I once interviewed a coaching client who had managerial responsibilities for the major commercial real estate brokerage firm he was working for at the time, and he told me about the time he had asked a veteran agent to make a presentation to the entire office on prospecting. The agent showed on the big screen his notes for one specific prospect from within the agent’s contact management software, and over the years whenever he’d called that prospect, there were entries in his notes like, “He hung up on me”, “He was rude to me”, and “He told me to never call him back again”.
So for many agents in this situation, they would stop calling the prospect after getting a series of responses from them like this, but this didn’t apply to the one agent who was making this presentation. In his final entry in the notes section for this one prospect, it then said, “Listed his building for sale today”.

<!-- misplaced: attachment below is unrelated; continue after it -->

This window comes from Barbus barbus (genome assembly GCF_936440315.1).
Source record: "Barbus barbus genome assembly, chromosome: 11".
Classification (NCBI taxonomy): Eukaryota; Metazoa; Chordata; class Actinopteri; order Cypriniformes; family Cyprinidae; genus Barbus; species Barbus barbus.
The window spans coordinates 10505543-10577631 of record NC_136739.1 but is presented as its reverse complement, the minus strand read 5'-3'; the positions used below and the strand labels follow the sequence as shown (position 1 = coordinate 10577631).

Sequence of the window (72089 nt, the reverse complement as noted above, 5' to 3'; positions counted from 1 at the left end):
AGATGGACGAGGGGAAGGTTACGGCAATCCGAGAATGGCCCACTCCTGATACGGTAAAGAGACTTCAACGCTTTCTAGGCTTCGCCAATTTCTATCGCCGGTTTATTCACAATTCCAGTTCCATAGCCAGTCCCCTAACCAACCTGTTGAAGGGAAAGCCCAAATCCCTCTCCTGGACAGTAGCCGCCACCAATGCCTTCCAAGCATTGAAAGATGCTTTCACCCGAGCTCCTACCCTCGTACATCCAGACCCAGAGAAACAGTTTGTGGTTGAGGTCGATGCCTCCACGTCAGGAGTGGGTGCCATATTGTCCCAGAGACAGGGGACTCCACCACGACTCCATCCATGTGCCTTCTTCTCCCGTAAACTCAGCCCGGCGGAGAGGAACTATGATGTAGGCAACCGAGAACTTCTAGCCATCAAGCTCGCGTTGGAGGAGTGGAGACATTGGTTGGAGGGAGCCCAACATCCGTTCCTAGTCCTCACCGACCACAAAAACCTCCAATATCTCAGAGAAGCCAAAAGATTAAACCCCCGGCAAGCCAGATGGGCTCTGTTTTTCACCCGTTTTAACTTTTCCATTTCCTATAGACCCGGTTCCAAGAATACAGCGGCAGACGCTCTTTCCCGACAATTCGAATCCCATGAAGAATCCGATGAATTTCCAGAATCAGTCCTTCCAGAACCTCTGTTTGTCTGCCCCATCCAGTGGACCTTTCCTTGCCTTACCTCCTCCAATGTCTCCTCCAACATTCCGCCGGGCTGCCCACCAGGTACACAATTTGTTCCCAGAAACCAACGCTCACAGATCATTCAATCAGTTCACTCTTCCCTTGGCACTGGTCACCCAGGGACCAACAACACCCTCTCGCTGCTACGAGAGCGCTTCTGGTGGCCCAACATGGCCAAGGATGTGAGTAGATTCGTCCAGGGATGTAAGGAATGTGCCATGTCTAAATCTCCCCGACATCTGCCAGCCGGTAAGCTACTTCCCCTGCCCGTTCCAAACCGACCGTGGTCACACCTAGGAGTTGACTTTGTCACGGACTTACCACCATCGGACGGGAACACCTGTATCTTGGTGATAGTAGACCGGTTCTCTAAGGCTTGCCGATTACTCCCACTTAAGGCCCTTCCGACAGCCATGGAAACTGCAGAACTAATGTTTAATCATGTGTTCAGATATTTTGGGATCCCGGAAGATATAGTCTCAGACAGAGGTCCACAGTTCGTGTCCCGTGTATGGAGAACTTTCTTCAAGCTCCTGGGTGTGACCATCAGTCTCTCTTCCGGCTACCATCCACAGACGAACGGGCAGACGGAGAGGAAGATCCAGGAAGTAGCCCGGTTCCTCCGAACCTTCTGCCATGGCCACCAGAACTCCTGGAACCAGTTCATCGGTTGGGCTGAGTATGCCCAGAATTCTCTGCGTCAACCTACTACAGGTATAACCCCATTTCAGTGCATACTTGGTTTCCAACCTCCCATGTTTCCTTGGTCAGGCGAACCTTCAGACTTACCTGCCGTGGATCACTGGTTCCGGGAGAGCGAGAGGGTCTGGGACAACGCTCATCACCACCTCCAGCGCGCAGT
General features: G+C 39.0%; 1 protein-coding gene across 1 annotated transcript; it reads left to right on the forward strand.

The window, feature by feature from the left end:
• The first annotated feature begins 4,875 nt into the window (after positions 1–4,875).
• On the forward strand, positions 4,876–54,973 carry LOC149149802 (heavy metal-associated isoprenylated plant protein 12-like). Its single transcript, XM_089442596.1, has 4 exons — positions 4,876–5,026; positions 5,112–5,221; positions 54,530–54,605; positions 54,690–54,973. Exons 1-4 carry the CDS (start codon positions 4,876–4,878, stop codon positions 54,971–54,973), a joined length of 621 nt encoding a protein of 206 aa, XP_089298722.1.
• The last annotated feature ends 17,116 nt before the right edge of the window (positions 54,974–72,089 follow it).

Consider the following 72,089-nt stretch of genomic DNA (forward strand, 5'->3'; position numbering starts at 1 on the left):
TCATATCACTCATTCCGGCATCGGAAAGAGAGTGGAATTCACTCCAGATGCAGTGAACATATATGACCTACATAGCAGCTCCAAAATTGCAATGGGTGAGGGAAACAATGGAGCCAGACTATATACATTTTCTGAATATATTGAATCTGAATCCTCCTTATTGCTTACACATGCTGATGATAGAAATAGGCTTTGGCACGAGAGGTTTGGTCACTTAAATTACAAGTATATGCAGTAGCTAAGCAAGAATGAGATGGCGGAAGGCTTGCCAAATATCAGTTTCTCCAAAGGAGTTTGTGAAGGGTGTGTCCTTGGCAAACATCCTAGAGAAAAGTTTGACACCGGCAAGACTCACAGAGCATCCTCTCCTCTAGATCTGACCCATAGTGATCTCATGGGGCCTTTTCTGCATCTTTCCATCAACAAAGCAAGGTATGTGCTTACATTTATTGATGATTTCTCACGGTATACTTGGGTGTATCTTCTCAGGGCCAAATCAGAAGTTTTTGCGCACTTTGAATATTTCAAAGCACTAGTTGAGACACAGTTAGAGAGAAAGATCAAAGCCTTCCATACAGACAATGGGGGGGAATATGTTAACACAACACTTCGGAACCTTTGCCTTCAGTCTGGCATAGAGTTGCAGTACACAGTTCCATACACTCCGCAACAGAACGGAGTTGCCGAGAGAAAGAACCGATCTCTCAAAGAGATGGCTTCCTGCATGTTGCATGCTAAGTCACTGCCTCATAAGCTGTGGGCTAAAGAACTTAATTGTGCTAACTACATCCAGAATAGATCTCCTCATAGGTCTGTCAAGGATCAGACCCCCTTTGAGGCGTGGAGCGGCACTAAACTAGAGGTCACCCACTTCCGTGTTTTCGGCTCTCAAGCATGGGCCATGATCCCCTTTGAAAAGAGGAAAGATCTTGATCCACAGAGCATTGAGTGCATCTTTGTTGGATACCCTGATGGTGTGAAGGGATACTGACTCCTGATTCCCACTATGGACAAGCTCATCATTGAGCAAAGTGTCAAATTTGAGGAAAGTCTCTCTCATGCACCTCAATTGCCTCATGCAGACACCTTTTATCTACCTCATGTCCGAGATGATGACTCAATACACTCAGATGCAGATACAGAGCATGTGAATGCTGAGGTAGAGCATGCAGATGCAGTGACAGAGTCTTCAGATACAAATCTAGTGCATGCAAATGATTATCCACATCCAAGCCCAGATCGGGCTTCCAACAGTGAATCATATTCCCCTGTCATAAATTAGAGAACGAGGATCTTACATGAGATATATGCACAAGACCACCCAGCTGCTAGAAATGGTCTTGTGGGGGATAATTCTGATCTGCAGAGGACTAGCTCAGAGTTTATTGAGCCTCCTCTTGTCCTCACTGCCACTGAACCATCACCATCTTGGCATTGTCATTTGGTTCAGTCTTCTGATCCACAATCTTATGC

The truth of the matter is, there are plenty of people in this world who are constantly walking around being rude and grumpy, but almost every single property is going to need to be sold and/or leased at some time. It may not happen until after the grumpy owner has passed on, but their kids may then want to sell everything to divide the estate.
This then means that when the mean and grumpy person suddenly needs to talk to an agent about selling or leasing their property, you definitely want to be that agent. But if you had given up on calling that person because of how rude and mean they’d been to you over the years, you’re going to miss out on this opportunity.
So let your competitors be the ones who fall by the wayside and stop making their prospecting calls to that owner, and you put on your suit of armor, hang in there, and keep making your prospecting calls to that owner anyway. Because in the end, you may be the one broker who capitalizes on the opportunity to list that property and earn and get paid a commission, long after your competitors have already disappeared.